We strive to focus on the exploration of extraterrestrial resources and provide economically usable data to forward-thinking space mining companies.

Humanity’s demand for raw materials is ever-increasing while simultaneously exploration and extraction are becoming increasingly complicated. Recycling raw materials can only counteract the shortage of resources to a limited extent. New sources of raw materials are needed, which arises a lot of interest in methods whose environmental damage can hardly be estimated (e.g. deep-sea mining). Such processes with high ecological risks will nevertheless be used in the future to provide the required raw materials.


We wonder why we don’t take a look into our solar system instead?


Many of the raw materials we need can be found on or in other celestial bodies such as asteroids. But why is no one mining the raw materials in the solar system?


The greatest problem hindering space mining is the poor data situation: Many asteroids have been studied by remote sensing techniques, but only a few have been further studied in detail by space missions. Remote sensing (e.g. spectroscopy) on its own provides important information about the exact composition of the surface, but only with additional information - like the mass (e.g. moon in orbit of the asteroid) - the raw material content can be estimated, albeit very roughly. Even in these rare cases, remote sensing methods do not allow insight into the internal structure of the asteroid. However, the study of the internal structure is very important to estimate the exact raw material amounts. Not only for estimating the amount of raw material, but also for planning a later mining mission, the information about the interior is crucial. Are the raw materials located at a certain depth? Is there some kind of a core? What do the density gradients look like? These are some of the important questions that only on-site exploration can answer.


Even if one decides to take the risk of flying to an asteroid without exact knowledge of the raw material content and mining possibilities, one meets further problems: Due to the poor data situation, which is only based on remote sensing methods, one has no knowledge about other important factors such as the gravity field, possible gas emissions or dangerous objects in the asteroid's environment. However, well-received patented or published mining techniques require such data, for example to land precisely on asteroids to drill.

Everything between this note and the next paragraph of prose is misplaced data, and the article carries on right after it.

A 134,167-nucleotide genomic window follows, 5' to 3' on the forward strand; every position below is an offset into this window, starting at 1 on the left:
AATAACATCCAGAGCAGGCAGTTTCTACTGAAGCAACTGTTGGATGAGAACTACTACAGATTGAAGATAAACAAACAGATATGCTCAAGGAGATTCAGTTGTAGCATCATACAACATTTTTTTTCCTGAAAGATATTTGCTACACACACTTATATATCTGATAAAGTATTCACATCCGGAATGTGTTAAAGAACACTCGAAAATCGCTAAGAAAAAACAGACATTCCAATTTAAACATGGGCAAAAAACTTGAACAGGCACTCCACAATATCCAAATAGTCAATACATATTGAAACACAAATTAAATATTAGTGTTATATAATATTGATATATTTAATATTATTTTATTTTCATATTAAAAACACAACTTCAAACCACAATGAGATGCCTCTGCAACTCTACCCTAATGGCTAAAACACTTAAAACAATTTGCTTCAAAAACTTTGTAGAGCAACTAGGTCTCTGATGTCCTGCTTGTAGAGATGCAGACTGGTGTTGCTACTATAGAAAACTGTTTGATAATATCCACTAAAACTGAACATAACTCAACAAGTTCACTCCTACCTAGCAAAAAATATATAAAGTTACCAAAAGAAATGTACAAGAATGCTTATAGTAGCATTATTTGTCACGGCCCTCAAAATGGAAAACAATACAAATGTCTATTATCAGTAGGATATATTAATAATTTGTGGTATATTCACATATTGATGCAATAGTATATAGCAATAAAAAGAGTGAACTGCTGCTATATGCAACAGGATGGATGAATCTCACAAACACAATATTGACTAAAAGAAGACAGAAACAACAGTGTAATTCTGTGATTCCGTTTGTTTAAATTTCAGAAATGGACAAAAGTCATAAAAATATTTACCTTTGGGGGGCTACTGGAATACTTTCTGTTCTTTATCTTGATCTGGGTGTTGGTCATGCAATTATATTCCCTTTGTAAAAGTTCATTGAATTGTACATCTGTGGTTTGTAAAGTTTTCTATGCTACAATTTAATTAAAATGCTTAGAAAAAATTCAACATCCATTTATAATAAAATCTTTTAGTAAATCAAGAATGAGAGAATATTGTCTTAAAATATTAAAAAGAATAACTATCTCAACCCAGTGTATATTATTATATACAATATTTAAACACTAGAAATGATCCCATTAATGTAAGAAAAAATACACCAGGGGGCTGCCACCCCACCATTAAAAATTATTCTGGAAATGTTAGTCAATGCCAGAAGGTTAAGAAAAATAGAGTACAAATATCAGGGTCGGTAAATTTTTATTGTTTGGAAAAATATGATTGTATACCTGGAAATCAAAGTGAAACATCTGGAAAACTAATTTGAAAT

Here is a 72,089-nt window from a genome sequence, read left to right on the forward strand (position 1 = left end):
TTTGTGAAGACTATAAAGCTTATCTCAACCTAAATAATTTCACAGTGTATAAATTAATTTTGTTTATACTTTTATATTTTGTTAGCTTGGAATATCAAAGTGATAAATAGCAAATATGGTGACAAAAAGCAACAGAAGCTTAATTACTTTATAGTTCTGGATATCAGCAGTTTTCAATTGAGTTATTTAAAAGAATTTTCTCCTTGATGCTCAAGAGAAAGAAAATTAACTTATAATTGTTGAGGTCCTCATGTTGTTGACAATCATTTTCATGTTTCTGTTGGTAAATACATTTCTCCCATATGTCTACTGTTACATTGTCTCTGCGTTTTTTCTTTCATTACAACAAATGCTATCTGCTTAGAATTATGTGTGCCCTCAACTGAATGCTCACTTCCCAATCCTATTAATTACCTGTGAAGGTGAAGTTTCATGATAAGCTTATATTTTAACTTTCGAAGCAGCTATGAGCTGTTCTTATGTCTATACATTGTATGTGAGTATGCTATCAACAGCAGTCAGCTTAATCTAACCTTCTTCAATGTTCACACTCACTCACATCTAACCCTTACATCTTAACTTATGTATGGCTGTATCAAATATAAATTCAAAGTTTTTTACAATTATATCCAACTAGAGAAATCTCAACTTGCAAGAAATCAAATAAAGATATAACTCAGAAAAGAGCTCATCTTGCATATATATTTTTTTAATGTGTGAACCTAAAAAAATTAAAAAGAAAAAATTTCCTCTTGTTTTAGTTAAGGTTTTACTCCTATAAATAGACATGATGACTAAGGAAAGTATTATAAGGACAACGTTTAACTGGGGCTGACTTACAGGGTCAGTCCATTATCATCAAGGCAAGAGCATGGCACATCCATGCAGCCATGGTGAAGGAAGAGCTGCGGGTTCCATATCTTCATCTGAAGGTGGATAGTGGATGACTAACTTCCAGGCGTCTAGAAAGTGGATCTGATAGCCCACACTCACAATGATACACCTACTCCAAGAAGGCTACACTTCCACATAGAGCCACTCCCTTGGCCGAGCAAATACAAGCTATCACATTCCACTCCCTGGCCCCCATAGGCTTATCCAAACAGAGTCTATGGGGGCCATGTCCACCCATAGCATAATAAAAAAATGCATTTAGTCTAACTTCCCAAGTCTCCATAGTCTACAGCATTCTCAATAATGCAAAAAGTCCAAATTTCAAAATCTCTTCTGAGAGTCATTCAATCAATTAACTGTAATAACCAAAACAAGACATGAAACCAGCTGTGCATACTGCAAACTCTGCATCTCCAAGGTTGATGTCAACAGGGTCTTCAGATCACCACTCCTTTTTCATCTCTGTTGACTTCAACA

Space probes that carry all the equipment needed for on-site asteroid exploration (e.g. magnetometers) as well as all the equipment needed to mine the raw materials cannot possibly be economical. Therefore, exploration must be separated from mining.


Only after a successful on-site exploration of the asteroid by an appropriately and cost-effectively equipped exploration spacecraft is an economic evaluation possible. This evaluation is not only based on the pure occurrence of raw materials but also on their exploitability. Our (work in progress) economic valuation system for asteroids also includes other relevant points (e.g. orbit stability).


In summary: Exploration of an asteroid is not merely a step of a mining mission, but it is the crucial step and should be considered as a separate pivotal mission in its own right. Remote sensing plays an important role in the pre-selection, but it is not enough. An exploration mission can remove many uncertainties and reduce the risk of significantly more complex mining missions: A first step towards making space mining plannable and profitable.

We are working on the geophysical processes for the exploration of raw materials on asteroids and aim to become the first exploration company for extraterrestrial raw materials.